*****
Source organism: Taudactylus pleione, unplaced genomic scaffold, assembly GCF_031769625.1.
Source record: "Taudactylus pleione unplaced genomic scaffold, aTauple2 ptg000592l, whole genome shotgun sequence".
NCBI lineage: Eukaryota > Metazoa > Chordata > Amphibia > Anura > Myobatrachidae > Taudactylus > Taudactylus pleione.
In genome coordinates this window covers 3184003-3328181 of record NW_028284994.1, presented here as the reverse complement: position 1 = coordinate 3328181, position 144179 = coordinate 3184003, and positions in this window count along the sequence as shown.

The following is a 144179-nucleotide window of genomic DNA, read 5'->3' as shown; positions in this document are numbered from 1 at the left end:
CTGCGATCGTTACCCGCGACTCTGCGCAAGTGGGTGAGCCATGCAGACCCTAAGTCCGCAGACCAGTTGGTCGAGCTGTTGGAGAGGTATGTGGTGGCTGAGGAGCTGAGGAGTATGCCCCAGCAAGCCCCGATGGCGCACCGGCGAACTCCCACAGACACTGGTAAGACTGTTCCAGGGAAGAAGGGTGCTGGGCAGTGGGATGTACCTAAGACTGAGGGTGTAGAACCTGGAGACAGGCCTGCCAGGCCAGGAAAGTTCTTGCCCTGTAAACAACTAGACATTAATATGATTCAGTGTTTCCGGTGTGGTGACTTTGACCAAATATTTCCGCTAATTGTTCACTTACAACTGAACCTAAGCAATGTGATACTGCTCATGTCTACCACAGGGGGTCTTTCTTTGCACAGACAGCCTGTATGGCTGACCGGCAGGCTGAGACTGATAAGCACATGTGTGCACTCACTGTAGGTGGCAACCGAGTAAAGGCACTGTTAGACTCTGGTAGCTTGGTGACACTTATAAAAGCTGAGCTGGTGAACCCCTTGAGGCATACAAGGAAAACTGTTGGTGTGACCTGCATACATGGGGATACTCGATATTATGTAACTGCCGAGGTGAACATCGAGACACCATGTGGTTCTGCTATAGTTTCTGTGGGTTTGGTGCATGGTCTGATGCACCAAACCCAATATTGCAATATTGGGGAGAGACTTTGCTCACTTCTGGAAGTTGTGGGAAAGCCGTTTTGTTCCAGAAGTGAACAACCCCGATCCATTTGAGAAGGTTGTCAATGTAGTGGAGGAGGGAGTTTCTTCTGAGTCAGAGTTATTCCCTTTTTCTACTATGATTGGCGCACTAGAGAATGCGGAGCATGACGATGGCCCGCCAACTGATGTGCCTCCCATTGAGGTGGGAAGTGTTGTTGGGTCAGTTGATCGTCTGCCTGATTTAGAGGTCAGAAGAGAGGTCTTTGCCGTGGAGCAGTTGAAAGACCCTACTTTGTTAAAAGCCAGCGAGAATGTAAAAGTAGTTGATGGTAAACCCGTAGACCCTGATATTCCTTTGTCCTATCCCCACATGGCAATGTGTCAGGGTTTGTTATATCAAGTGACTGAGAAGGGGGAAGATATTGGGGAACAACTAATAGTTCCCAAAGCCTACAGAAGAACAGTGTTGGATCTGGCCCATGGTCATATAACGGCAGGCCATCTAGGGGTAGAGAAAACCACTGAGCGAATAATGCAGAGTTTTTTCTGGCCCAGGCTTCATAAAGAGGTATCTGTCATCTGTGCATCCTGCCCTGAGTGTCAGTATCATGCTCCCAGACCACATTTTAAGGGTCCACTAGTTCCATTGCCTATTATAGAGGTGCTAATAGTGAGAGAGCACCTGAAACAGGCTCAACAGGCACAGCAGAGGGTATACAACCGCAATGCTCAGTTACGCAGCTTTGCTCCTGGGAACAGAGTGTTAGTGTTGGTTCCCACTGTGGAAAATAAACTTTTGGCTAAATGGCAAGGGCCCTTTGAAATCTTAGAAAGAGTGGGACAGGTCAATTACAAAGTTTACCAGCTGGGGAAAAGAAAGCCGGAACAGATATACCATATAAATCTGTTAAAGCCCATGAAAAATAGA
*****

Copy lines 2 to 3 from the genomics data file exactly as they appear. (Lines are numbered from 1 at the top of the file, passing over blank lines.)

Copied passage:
Source record: "Taudactylus pleione unplaced genomic scaffold, aTauple2 ptg000592l, whole genome shotgun sequence".
NCBI lineage: Eukaryota > Metazoa > Chordata > Amphibia > Anura > Myobatrachidae > Taudactylus > Taudactylus pleione.